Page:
LED Fabrication from Wafer to Light

Building a circuit to blink an LED is the hardware world’s version of the venerable “Hello, world!” program — it teaches you the basics in a friendly, approachable way. And the blinky light project remains a valuable teaching tool right up through the hardware wizard level, provided you build your own LEDs first.

For [emach1ne], the DIY LED was part of a Master’s degree course and began with a slice of epitaxial wafer that goes through cleaning, annealing, and acid etching steps in preparation for photolithography. While gingerly handling some expensive masks, [emach1ne] got to use some really cool tools and processes — mask aligners, plasma etchers, and electron beam vapor deposition. [emach1ne] details every step that led to a nursery of baby LEDs on the wafer, each of which was tested. Working arrays were cut from the wafer and mounted in a lead frame, bonded with gold wires, and fiat lux.

The whole thing must have been a great experience in modern fab methods, and [emach1ne] should feel lucky to have access to tools like these. But if you think you can’t build your own semiconductor fab, we beg to differ.

[via r/engineering]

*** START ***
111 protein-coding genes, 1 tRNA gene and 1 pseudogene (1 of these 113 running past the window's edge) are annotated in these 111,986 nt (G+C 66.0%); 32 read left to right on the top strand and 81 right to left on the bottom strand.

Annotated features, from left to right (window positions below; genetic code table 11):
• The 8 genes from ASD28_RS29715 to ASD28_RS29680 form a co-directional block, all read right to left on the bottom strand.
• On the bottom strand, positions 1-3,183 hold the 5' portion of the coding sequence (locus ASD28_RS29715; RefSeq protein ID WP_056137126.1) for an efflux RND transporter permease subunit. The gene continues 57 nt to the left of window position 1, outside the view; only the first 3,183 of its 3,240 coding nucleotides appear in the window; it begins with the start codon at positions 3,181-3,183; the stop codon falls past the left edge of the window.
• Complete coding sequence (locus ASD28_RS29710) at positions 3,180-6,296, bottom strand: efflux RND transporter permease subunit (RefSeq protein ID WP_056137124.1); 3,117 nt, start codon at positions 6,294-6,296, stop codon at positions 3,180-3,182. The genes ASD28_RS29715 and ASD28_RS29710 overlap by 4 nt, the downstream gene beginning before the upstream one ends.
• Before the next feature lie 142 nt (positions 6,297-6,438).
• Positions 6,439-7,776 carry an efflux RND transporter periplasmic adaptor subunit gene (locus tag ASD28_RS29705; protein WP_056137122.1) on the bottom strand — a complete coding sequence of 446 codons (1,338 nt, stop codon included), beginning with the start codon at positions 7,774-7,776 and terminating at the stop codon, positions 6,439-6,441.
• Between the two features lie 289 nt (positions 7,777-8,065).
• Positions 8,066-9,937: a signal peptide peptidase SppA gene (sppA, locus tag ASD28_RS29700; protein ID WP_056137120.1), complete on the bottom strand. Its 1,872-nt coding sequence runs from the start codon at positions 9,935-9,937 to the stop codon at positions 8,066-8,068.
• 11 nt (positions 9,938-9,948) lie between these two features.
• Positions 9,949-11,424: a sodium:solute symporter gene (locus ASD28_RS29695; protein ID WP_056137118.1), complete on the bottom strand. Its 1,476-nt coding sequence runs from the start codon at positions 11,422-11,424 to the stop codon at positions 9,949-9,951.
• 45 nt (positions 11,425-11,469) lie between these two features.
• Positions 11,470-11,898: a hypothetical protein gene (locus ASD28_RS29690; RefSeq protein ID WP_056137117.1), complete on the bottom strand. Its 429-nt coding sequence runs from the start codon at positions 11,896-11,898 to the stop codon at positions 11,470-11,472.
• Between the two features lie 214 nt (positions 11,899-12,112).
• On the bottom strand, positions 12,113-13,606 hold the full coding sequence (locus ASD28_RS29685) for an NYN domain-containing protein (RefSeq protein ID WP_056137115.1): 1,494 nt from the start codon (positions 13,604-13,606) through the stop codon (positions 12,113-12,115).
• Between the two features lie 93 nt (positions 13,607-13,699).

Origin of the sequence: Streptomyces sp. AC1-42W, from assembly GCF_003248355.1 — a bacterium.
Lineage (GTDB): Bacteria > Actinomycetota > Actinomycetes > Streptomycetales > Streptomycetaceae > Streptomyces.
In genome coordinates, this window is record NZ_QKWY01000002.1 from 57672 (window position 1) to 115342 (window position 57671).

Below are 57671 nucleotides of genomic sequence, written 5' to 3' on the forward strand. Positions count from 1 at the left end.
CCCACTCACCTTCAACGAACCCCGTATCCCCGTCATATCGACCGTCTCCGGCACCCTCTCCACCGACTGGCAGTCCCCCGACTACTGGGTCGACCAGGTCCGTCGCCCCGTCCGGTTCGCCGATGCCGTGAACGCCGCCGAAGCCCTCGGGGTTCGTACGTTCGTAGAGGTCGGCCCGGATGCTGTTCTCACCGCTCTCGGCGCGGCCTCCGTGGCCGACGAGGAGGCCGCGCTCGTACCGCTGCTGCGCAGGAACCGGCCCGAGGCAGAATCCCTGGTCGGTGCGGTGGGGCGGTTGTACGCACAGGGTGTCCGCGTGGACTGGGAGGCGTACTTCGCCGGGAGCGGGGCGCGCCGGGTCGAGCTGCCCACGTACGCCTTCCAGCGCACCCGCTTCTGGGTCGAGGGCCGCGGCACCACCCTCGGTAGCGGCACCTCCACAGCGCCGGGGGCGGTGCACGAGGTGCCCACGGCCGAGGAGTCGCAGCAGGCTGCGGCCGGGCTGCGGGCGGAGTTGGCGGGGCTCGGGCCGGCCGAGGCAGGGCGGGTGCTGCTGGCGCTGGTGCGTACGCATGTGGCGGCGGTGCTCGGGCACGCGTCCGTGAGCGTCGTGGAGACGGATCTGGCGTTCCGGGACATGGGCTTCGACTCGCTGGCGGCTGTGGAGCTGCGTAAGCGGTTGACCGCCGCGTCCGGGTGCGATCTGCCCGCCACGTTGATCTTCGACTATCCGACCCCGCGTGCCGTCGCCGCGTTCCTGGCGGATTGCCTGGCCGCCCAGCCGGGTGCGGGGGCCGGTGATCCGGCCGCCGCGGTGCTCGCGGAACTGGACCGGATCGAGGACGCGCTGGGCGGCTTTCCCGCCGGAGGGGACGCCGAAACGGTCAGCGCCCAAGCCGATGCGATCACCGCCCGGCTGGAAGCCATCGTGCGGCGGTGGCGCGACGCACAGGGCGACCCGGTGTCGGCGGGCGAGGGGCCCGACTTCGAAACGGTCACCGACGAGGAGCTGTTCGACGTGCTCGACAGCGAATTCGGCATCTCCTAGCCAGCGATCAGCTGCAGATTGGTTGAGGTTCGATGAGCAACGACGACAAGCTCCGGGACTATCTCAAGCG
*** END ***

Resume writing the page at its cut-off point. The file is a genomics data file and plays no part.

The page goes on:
18 thoughts on “LED Fabrication from Wafer to Light

    1. Actually, that phrase comes from the Bible– it’s Latin for “let there be light” (Genesis 1:3). But it’s telling that people think it comes from an obscure science fiction novel. Apparently, the Bible is not taught anymore, or Latin.

        1. Darren,

          Are you really so insecure or intimidated about the Bible that you feel compelled to discount it? Have you nothing better to do than make sophomoric attempts to insult others’ beliefs?

  1. Something I don’t quite get from the process is when the P-N junction is formed. I assume the wafer is P doped on the surface and the first etch removes the P material from the unwanted zones. Is this correct?

    1. The actual diode part was already on the wafer he started with (likely grown using some sort of vapour deposition process), all that he needed to do was isolate a device and add contacts. One if my fluorite demos working with LED wafers was touching a probe to the top of an unprocessed wafer, which causes a large area to glow dimly.

  2. “If I had dropped one of these I probably would have stood up, walked out, and never returned.”

    no you wouldnt you would go back to the start and etched a new one and then raised the price of the leds made from that plate by a factor of double to make up for the loss of the previous plate.

    or salvaged the unbroken etchings and then only raised the price of the difference between unsalvagable etchings and the value of a perfect plate

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